Oil prices fell below $114 a barrel, reaching their lowest point in more than three months after the dollar muscled higher and OPEC predicted world demand for energy will keep falling.
U.S. light, sweet crude fell $1.24, or 1.1 percent, settling at $113.77, after earlier falling as low as $111.34, its lowest since May 2. That intraday low was more than $35—or over 20 percent—below oil's July 11 trading record above $147.
London Brent crude also fell.
As high energy costs force countries around the globe to cut back on consumption, crude prices have plummeted and are now within striking distance of $100 a barrel, a level first reached Feb. 19.
At the pump, retail gas prices also continued to fall, with a gallon of regular shedding about half a penny overnight to a new national average of $3.771, according to auto club AAA, the Oil Price Information Service and Wright Express. Gas peaked at $4.114 on July 17.
Crude fell after the dollar gained strength against the euro on U.S. data showing that industrial output rose more than expected in July. The 15-nation euro has lost some of its luster compared to its American rival amid growing evidence that European economies are slowing. The euro bought $1.4672 in trading Friday, down from $1.4811 late Thursday.
A rising dollar typically pushes oil prices lower as investors who buy crude and other commodities as hedges against inflation start dumping their positions to cut their losses. A stronger greenback also makes dollar-denominated commodities more expensive to overseas buyers, further eroding demand.
"The dollar is on fire again so that's causing people to re-evaluate everything," said Phil Flynn, oil analyst at Alaron Trading in Chicago. "It means oil prices could fall dramatically. We could see prices get to double digits if this continues."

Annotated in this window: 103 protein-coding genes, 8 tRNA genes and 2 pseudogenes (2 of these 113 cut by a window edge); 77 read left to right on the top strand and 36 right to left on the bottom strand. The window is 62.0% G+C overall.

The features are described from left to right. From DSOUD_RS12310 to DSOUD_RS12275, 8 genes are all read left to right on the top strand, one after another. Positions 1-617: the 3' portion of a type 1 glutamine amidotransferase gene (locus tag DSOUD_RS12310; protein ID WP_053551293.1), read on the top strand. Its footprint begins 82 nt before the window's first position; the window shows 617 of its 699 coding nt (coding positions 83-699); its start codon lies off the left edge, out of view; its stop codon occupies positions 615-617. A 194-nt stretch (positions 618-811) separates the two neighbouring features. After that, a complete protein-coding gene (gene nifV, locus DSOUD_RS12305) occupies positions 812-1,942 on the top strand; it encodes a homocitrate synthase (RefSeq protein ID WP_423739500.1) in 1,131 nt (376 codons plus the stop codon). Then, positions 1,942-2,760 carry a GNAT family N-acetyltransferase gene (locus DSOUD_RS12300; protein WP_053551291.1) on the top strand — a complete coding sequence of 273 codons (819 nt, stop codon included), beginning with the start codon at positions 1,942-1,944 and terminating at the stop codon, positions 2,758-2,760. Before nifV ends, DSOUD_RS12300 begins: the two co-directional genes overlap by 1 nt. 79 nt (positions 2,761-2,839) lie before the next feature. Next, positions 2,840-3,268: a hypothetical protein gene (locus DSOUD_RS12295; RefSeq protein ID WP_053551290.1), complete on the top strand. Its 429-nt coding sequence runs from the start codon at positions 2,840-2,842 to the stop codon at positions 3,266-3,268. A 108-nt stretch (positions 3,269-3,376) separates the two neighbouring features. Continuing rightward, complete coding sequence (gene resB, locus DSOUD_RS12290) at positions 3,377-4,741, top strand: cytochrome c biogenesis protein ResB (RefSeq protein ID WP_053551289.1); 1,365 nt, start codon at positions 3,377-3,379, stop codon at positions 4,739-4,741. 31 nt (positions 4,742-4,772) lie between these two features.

An OPEC forecast of lower demand also put downward pressure on prices.
In its monthly oil report, the organization forecast world appetite for oil this year overall will fall by 30,000 barrels a day. While forecasting demand growing by a daily 1 million barrels a day this year, and another 900,000 barrels in 2009, the report noted that world demand growth next year will also be "the lowest since 2002," with demand growth from the major industrialized countries actually declining.
"They're basically saying we could have an oil glut because demand is slowing," Flynn said. "It's obvious that high prices do slow down demand and the market works."
The OPEC report came two days after the U.S. Department of Energy highlighted the ongoing drop in U.S. demand for energy as Americans struggle with high costs for gasoline, food and other goods.
Oil's steady decline has continued despite the simmering weeklong conflict between Russia and Georgia over two breakaway provinces. Western leaders worked Friday to persuade Russia to pull troops out of Georgia, but regional tensions soared after a top Russian general warned that Poland could face attack over its missile defense deal with the United States.
British oil company BP said Thursday it has resumed pumping gas into the Baku-Tbilisi-Erzurum pipeline that runs through Georgia, but two oil pipelines remained closed. BP's Baku-Supsa oil pipeline was shut as a precaution, and the larger Baku-Tbilisi-Ceyhan line, a key supplier to Western countries, remains shut after a fire earlier this month on the Turkish section of the line.
Only weeks ago, the conflict in Georgia would likely have sent oil prices soaring. But the market has largely ignored the fighting because traders have already priced in the geopolitical risk, analysts say. Crude's monthlong nosedive has also made it harder for bullish traders to spark a rally, despite a possible threat to oil installations.
Also weighing on prices Friday was the expiration of September oil contract options at the end of the day, a trading cycle that often increases volatility.
In other Nymex trading, heating oil futures fell about 5 cents to $3.0494 a gallon, while gasoline prices slipped more than 8 cents $2.8265 a gallon. Natural gas futures were down about a penny at $8.128 per 1,000 cubic feet.